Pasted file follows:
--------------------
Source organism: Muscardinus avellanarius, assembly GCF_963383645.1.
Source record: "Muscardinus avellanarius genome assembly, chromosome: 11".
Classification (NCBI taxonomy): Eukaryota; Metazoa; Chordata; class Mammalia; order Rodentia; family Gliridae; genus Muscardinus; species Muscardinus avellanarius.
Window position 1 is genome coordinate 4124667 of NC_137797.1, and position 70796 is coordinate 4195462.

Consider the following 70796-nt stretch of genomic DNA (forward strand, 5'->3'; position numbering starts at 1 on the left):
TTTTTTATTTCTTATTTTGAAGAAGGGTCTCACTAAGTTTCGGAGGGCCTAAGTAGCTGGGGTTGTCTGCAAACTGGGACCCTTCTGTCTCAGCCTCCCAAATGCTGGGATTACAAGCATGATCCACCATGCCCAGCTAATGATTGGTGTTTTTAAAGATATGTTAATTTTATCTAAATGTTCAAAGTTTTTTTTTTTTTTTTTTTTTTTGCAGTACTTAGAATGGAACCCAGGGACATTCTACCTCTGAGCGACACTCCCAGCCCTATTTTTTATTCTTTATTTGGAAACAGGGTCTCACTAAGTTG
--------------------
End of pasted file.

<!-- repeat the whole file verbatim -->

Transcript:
Source organism: Muscardinus avellanarius, assembly GCF_963383645.1.
Source record: "Muscardinus avellanarius genome assembly, chromosome: 11".
Classification (NCBI taxonomy): Eukaryota; Metazoa; Chordata; class Mammalia; order Rodentia; family Gliridae; genus Muscardinus; species Muscardinus avellanarius.
Window position 1 is genome coordinate 4124667 of NC_137797.1, and position 70796 is coordinate 4195462.

Consider the following 70796-nt stretch of genomic DNA (forward strand, 5'->3'; position numbering starts at 1 on the left):
TTTTTTATTTCTTATTTTGAAGAAGGGTCTCACTAAGTTTCGGAGGGCCTAAGTAGCTGGGGTTGTCTGCAAACTGGGACCCTTCTGTCTCAGCCTCCCAAATGCTGGGATTACAAGCATGATCCACCATGCCCAGCTAATGATTGGTGTTTTTAAAGATATGTTAATTTTATCTAAATGTTCAAAGTTTTTTTTTTTTTTTTTTTTTTTGCAGTACTTAGAATGGAACCCAGGGACATTCTACCTCTGAGCGACACTCCCAGCCCTATTTTTTATTCTTTATTTGGAAACAGGGTCTCACTAAGTTG